Inhalation of water electrolysis-derived hydrogen ameliorates cerebral ischemia–reperfusion injury in rats – A possible new hydrogen resource for clinical use

Dongchen Shi, Fang Ji, Jiacan Su, Jin Cui, Jiong Hou, Jun Zhang, Liehu Cao, Liping Wang, Rongjia Zhang, Weizong Weng, Xiao Chen, Xiao Zhai, Xiaoqun Li, Xin Zhi, Xuejun Sun, Zhengrong Gu

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DOI: 10.1016/j.neuroscience.2016.08.021 DOI is the universal ID for this study.

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Hydrogen is a kind of noble gas with the character to selectively neutralize reactive oxygen species. Former researches proved that low-concentration of hydrogen can be used to ameliorating cerebral ischemia/reperfusion injury. Hydrogen electrolyzed from water has a hydrogen concentration of 66.7%, which is much higher than that used in previous studies. And water electrolysis is a potential new hydrogen resource for regular clinical use. This study was designed and carried out for the determination of safety and neuroprotective effects of water electrolysis-derived hydrogen. Sprague–Dawley rats were used as experimental animals, and middle cerebral artery occlusion was used to make cerebral ischemia/reperfusion model. Pathologically, tissues from rats in hydrogen inhalation group showed no significant difference compared with the control group in HE staining pictures. The blood biochemical findings matched the HE staining result. TTC, Nissl, and TUNEL staining showed the significant improvement of infarction volume, neuron morphology, and neuron apoptosis in rat with hydrogen treatment. Biochemically, hydrogen inhalation decreased brain caspase-3, 3-nitrotyrosine and 8-hydroxy-2-deoxyguanosine-positive cells and inflammation factors concentration. Water electrolysis-derived hydrogen inhalation had neuroprotective effects on cerebral ischemia/reperfusion injury in rats with the effect of suppressing oxidative stress and inflammation, and it is a possible new hydrogen resource to electrolyze water at the bedside clinically.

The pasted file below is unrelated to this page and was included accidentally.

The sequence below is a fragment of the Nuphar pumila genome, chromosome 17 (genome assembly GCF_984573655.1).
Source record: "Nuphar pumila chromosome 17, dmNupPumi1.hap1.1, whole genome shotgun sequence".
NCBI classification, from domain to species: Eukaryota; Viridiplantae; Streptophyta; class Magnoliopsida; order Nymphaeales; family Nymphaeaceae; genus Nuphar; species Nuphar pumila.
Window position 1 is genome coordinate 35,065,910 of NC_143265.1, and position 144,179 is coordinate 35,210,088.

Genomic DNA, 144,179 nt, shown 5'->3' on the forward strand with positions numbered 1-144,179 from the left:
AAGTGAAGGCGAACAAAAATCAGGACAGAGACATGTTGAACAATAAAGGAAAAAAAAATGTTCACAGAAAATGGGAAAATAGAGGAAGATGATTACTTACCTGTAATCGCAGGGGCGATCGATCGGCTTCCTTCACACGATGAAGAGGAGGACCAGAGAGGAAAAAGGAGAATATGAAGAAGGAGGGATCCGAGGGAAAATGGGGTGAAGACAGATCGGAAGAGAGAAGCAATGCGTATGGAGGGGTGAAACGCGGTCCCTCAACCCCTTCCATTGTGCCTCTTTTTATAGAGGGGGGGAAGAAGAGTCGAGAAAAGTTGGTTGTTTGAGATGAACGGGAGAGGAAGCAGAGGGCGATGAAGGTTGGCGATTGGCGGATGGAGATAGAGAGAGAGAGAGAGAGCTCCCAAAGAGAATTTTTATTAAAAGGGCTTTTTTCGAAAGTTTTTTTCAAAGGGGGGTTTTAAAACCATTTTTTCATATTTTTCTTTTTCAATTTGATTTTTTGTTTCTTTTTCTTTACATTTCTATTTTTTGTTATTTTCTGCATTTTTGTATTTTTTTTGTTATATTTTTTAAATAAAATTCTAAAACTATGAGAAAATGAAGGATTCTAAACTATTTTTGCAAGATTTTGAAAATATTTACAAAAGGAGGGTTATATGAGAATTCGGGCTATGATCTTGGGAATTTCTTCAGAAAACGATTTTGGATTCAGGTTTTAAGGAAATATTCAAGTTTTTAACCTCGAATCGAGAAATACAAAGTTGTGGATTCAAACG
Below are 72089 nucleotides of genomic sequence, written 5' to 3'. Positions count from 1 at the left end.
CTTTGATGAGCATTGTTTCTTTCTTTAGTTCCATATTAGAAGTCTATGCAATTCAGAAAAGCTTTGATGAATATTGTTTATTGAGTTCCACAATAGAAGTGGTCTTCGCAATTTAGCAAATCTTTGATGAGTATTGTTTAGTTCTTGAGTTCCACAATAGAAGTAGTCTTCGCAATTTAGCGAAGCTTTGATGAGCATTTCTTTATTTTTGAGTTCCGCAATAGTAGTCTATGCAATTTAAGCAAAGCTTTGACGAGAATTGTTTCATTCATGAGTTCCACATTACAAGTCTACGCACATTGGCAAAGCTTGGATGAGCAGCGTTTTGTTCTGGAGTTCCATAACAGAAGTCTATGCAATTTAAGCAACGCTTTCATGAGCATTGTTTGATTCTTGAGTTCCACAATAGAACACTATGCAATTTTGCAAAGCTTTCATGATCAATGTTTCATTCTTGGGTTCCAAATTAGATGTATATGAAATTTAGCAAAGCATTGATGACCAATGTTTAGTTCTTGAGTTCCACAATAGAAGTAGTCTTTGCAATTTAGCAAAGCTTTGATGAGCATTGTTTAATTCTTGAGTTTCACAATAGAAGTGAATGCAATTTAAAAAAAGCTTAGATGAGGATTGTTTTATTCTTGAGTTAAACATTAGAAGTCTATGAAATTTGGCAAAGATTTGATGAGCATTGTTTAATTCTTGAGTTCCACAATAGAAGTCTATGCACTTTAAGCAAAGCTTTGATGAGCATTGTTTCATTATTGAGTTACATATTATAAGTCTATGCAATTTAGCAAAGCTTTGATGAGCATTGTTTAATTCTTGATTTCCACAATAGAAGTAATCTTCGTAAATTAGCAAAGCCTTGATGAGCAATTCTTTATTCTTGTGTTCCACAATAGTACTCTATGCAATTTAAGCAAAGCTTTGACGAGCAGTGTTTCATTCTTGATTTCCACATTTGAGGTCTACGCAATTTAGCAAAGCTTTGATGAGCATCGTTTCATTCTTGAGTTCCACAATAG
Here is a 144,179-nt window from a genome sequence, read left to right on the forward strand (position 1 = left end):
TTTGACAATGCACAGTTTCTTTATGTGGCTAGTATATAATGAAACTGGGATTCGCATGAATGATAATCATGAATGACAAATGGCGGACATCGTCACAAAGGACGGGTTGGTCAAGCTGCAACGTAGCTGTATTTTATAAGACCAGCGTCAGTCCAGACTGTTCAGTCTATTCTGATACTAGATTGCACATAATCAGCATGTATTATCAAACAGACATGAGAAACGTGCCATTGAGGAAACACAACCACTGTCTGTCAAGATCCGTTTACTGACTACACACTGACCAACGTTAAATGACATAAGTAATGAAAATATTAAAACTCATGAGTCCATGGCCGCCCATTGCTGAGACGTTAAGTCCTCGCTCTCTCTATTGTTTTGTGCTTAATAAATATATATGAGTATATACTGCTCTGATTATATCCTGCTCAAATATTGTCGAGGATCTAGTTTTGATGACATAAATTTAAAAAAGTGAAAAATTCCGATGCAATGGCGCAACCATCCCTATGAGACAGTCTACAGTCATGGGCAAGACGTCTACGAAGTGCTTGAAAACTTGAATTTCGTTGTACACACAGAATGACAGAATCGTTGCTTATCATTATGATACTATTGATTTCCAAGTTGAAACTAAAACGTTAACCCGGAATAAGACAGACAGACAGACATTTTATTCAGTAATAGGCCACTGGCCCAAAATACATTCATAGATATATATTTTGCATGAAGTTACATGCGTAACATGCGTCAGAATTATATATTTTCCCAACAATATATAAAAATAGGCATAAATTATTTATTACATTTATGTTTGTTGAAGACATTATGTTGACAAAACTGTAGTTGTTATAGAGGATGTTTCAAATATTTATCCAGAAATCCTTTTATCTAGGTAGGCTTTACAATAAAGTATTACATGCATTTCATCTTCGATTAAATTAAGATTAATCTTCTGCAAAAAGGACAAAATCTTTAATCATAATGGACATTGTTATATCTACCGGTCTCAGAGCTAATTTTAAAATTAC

Publish Year 2016
Country China
Rank Positive
Journal Neuroscience
Primary Topic Brain
Secondary TopicStroke
Model Rat
Tertiary TopicIschemia-Reperfusion Injury
Vehicle Gas
pH N/A
Application Inhalation